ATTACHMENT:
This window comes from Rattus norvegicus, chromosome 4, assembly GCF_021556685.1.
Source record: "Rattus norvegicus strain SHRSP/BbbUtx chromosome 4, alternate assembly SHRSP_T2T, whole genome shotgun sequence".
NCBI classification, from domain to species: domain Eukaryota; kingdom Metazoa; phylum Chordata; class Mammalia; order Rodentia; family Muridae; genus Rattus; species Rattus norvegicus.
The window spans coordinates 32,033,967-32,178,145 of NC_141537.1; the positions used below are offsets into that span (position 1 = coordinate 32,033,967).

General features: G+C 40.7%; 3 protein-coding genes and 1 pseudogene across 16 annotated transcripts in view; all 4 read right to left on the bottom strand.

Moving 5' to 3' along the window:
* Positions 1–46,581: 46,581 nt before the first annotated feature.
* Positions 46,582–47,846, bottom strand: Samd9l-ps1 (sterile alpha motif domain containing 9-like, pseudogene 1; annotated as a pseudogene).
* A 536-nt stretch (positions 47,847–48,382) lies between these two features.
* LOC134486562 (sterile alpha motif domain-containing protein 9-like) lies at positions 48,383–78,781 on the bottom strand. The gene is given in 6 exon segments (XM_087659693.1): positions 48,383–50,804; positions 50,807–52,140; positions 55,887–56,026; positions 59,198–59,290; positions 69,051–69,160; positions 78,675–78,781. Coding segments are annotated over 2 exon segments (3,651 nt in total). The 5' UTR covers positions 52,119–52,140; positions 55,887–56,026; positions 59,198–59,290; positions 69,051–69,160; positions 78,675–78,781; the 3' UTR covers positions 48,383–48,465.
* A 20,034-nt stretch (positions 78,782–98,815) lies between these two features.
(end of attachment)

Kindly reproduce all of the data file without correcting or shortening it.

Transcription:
This window comes from Rattus norvegicus, chromosome 4, assembly GCF_021556685.1.
Source record: "Rattus norvegicus strain SHRSP/BbbUtx chromosome 4, alternate assembly SHRSP_T2T, whole genome shotgun sequence".
NCBI classification, from domain to species: domain Eukaryota; kingdom Metazoa; phylum Chordata; class Mammalia; order Rodentia; family Muridae; genus Rattus; species Rattus norvegicus.
The window spans coordinates 32,033,967-32,178,145 of NC_141537.1; the positions used below are offsets into that span (position 1 = coordinate 32,033,967).

General features: G+C 40.7%; 3 protein-coding genes and 1 pseudogene across 16 annotated transcripts in view; all 4 read right to left on the bottom strand.

Moving 5' to 3' along the window:
* Positions 1–46,581: 46,581 nt before the first annotated feature.
* Positions 46,582–47,846, bottom strand: Samd9l-ps1 (sterile alpha motif domain containing 9-like, pseudogene 1; annotated as a pseudogene).
* A 536-nt stretch (positions 47,847–48,382) lies between these two features.
* LOC134486562 (sterile alpha motif domain-containing protein 9-like) lies at positions 48,383–78,781 on the bottom strand. The gene is given in 6 exon segments (XM_087659693.1): positions 48,383–50,804; positions 50,807–52,140; positions 55,887–56,026; positions 59,198–59,290; positions 69,051–69,160; positions 78,675–78,781. Coding segments are annotated over 2 exon segments (3,651 nt in total). The 5' UTR covers positions 52,119–52,140; positions 55,887–56,026; positions 59,198–59,290; positions 69,051–69,160; positions 78,675–78,781; the 3' UTR covers positions 48,383–48,465.
* A 20,034-nt stretch (positions 78,782–98,815) lies between these two features.